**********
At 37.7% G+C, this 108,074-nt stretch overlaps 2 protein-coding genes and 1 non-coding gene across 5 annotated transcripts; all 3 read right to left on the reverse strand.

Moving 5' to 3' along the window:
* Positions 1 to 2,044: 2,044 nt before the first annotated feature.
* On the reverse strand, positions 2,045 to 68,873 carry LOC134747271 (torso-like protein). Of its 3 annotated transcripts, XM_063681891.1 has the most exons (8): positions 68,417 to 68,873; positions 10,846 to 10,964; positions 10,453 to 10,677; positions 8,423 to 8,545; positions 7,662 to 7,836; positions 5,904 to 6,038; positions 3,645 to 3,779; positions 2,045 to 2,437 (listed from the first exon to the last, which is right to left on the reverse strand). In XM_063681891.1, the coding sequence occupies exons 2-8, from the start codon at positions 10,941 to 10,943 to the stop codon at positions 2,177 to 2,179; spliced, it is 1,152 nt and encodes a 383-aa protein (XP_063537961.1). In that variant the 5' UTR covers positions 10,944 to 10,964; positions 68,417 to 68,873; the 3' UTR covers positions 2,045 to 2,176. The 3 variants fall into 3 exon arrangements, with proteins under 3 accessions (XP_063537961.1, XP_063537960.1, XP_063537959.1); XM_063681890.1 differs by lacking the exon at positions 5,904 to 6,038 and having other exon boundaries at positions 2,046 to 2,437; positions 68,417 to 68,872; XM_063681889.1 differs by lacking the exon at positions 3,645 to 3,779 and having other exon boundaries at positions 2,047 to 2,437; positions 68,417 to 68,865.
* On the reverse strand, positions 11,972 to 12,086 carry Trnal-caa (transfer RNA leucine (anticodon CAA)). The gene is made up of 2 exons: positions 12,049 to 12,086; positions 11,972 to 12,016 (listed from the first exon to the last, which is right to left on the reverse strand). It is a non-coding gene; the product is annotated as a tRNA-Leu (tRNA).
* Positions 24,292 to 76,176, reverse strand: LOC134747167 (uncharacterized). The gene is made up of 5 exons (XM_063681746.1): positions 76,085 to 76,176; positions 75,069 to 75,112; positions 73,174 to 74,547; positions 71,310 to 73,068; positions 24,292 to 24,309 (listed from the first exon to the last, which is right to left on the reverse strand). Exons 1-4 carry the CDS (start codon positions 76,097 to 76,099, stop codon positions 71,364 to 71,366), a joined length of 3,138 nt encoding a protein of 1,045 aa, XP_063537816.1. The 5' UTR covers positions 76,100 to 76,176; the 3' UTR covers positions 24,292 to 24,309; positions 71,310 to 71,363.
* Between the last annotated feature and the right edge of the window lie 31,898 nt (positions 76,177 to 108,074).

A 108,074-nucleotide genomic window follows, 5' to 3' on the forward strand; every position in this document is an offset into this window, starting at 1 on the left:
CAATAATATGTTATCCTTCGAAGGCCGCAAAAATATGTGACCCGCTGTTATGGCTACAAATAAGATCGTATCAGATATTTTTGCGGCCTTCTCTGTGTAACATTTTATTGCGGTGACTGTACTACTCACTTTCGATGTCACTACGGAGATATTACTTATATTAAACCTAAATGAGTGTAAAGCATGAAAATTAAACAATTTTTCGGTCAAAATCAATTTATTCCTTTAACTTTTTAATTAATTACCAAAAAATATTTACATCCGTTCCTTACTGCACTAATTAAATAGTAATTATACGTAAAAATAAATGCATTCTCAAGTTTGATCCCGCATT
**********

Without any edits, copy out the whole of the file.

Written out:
At 37.7% G+C, this 108,074-nt stretch overlaps 2 protein-coding genes and 1 non-coding gene across 5 annotated transcripts; all 3 read right to left on the reverse strand.

Moving 5' to 3' along the window:
* Positions 1 to 2,044: 2,044 nt before the first annotated feature.
* On the reverse strand, positions 2,045 to 68,873 carry LOC134747271 (torso-like protein). Of its 3 annotated transcripts, XM_063681891.1 has the most exons (8): positions 68,417 to 68,873; positions 10,846 to 10,964; positions 10,453 to 10,677; positions 8,423 to 8,545; positions 7,662 to 7,836; positions 5,904 to 6,038; positions 3,645 to 3,779; positions 2,045 to 2,437 (listed from the first exon to the last, which is right to left on the reverse strand). In XM_063681891.1, the coding sequence occupies exons 2-8, from the start codon at positions 10,941 to 10,943 to the stop codon at positions 2,177 to 2,179; spliced, it is 1,152 nt and encodes a 383-aa protein (XP_063537961.1). In that variant the 5' UTR covers positions 10,944 to 10,964; positions 68,417 to 68,873; the 3' UTR covers positions 2,045 to 2,176. The 3 variants fall into 3 exon arrangements, with proteins under 3 accessions (XP_063537961.1, XP_063537960.1, XP_063537959.1); XM_063681890.1 differs by lacking the exon at positions 5,904 to 6,038 and having other exon boundaries at positions 2,046 to 2,437; positions 68,417 to 68,872; XM_063681889.1 differs by lacking the exon at positions 3,645 to 3,779 and having other exon boundaries at positions 2,047 to 2,437; positions 68,417 to 68,865.
* On the reverse strand, positions 11,972 to 12,086 carry Trnal-caa (transfer RNA leucine (anticodon CAA)). The gene is made up of 2 exons: positions 12,049 to 12,086; positions 11,972 to 12,016 (listed from the first exon to the last, which is right to left on the reverse strand). It is a non-coding gene; the product is annotated as a tRNA-Leu (tRNA).
* Positions 24,292 to 76,176, reverse strand: LOC134747167 (uncharacterized). The gene is made up of 5 exons (XM_063681746.1): positions 76,085 to 76,176; positions 75,069 to 75,112; positions 73,174 to 74,547; positions 71,310 to 73,068; positions 24,292 to 24,309 (listed from the first exon to the last, which is right to left on the reverse strand). Exons 1-4 carry the CDS (start codon positions 76,097 to 76,099, stop codon positions 71,364 to 71,366), a joined length of 3,138 nt encoding a protein of 1,045 aa, XP_063537816.1. The 5' UTR covers positions 76,100 to 76,176; the 3' UTR covers positions 24,292 to 24,309; positions 71,310 to 71,363.
* Between the last annotated feature and the right edge of the window lie 31,898 nt (positions 76,177 to 108,074).

A 108,074-nucleotide genomic window follows, 5' to 3' on the forward strand; every position in this document is an offset into this window, starting at 1 on the left:
CAATAATATGTTATCCTTCGAAGGCCGCAAAAATATGTGACCCGCTGTTATGGCTACAAATAAGATCGTATCAGATATTTTTGCGGCCTTCTCTGTGTAACATTTTATTGCGGTGACTGTACTACTCACTTTCGATGTCACTACGGAGATATTACTTATATTAAACCTAAATGAGTGTAAAGCATGAAAATTAAACAATTTTTCGGTCAAAATCAATTTATTCCTTTAACTTTTTAATTAATTACCAAAAAATATTTACATCCGTTCCTTACTGCACTAATTAAATAGTAATTATACGTAAAAATAAATGCATTCTCAAGTTTGATCCCGCATT